I’m so excited to share this second post in our WTF (What’s that flower?) series. Last time we introduced you to sfumato ranunculus. This time we’re bringing you Curcuma flowers! We’ve just added them to our product line-up and most people haven’t heard of it or seen it before, but I think that will change once more people discover how beautifully unique this flower is!
If you’ve heard of Curcuma, it’s most likely from its budding popularity among gardening circles or because it’s also the genus of plants that the spice, turmeric (aka Radix Curcumae), is from. The most common variety (Curcuma Alismatifolia) is also known as “Siam Tulip” or “Summer Tulip”. Despite this name, it’s not related to tulips nor does it look like a tulip. For more seasoned flower pros, when you look at the bloom, you’ll probably notice the similarity to ginger flower and that’s because Curcuma shares the same plant family, Zingiberaceae. Okay, so I’ll stop here before we get too technical with Latin plant classifications!
Curcuma flower is a tropical plant native to Southeast Asia. In Thailand, there is a national park (Pa Hin Ngam National Park) that is well known for its wild fields filled with Siam Tulips. Who wouldn’t love to take a trip to Thailand to see that!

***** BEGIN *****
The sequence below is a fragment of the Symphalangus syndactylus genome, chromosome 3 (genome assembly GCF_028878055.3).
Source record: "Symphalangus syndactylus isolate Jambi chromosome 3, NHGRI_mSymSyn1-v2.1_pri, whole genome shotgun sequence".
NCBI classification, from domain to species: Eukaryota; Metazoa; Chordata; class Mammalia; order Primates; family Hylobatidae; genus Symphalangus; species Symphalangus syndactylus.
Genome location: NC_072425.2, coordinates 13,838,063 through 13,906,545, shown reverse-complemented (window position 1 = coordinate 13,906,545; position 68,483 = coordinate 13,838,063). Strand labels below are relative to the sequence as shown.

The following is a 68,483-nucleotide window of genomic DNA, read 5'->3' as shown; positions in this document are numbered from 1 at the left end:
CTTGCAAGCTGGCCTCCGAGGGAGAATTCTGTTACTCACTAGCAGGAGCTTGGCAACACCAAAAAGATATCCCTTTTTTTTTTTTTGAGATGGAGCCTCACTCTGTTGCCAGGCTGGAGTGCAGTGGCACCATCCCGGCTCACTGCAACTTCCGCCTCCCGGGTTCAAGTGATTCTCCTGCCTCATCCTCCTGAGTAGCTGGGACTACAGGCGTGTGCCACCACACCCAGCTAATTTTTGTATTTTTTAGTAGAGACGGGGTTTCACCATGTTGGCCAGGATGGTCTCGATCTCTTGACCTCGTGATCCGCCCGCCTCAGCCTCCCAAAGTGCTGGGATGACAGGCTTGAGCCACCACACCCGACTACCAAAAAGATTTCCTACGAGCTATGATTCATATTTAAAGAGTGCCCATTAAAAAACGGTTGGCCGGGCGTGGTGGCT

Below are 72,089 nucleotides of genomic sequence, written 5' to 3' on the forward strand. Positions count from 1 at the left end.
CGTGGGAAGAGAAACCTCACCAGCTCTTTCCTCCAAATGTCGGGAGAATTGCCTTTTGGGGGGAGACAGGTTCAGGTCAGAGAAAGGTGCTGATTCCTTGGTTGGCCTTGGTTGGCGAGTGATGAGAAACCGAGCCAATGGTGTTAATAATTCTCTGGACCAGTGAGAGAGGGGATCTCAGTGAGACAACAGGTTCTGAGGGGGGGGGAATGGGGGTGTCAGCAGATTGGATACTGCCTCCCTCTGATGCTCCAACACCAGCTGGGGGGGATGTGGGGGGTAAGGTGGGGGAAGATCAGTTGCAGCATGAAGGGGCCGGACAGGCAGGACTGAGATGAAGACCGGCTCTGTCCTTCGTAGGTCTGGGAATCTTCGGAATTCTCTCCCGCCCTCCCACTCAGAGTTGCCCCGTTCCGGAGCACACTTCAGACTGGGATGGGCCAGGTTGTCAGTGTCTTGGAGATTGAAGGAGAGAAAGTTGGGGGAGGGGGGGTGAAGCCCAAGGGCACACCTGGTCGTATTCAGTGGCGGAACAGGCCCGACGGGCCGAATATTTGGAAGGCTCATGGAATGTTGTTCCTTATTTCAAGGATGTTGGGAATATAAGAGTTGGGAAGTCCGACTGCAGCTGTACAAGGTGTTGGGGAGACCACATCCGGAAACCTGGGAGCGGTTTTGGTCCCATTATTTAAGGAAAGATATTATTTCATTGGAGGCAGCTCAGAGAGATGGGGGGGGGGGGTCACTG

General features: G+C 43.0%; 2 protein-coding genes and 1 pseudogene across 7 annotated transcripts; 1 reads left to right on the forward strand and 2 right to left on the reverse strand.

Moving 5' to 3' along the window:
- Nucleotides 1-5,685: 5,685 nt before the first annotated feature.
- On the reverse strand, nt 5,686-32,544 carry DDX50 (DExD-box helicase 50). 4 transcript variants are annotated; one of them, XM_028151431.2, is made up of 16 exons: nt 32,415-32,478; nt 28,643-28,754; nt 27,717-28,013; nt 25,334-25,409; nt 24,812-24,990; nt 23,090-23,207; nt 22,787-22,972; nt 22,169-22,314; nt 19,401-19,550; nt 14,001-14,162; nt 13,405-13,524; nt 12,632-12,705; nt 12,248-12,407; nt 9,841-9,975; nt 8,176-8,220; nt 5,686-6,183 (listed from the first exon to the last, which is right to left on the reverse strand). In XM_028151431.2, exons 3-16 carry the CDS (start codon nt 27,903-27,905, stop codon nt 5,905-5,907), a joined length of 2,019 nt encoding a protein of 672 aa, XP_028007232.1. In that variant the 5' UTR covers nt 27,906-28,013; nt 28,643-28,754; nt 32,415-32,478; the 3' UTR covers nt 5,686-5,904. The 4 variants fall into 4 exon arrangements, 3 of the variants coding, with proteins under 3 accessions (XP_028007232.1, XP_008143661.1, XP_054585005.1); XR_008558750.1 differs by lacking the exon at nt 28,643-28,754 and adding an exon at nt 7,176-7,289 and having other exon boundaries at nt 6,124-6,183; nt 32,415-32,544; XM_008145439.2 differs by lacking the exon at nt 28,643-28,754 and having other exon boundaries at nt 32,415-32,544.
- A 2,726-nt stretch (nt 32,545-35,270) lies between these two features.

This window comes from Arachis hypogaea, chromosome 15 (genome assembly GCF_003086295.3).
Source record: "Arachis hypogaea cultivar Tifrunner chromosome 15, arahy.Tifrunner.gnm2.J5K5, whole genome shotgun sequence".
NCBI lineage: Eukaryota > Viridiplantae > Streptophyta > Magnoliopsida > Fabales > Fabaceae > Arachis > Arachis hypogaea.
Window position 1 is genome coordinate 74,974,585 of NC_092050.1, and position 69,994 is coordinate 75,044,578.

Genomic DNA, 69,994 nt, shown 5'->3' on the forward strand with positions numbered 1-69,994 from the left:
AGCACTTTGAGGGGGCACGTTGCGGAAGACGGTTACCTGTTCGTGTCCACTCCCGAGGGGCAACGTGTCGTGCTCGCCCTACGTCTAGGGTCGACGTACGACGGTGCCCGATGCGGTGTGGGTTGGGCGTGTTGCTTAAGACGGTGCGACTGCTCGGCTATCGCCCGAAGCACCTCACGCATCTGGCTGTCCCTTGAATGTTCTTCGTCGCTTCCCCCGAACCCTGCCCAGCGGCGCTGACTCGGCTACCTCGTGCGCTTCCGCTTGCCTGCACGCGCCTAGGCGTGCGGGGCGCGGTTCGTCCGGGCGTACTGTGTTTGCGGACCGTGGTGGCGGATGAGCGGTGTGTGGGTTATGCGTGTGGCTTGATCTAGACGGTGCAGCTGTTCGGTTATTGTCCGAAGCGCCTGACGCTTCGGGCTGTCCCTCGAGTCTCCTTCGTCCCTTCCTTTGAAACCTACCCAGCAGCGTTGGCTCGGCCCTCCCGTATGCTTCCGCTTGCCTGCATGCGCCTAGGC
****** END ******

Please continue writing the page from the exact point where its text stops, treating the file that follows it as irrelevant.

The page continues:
You might assume that we’re getting these from a farm somewhere in Southeast Asia, but we’re actually getting these from our Dutch farm and they grow them so beautifully! There are a lot of varieties of Curcuma that come in various colors, but the most common are pinks and whites.
The bloom shape of Curcuma is what makes it such an exquisite flower! It is so multifaceted: there is a lower section of green cup-shaped “petals” that transition into larger and colorful petals that form the main bloom. You may also see little flowers peeking out of the “cups” which remind me of the center of an orchid bloom.
Curcuma flowers have long slender stems which add to their elegant look. The petals are a bit delicate, but with proper care and handling, the vase life of Curcuma can last up to a week (average is 3-5 days). The top petals will open up a little more after a couple days in water, but you could use it soon after it arrives if you want a tighter bloom. It’s a flower that is not difficult to work with in arrangements and is a perfect choice if you want something different for your wedding or event. You’ll have a lot of people asking you what is that flower!
We’ll soon be showing you some bouquets that feature Curcuma in our DIY Bouquet Recipe series, but in the meantime, check out our Curcuma Flowers and let us know if you have any questions! We hope you enjoyed learning more about this flower and remember – feel free to drop us a line if you want help identifying a flower or want to learn more about another flower variety!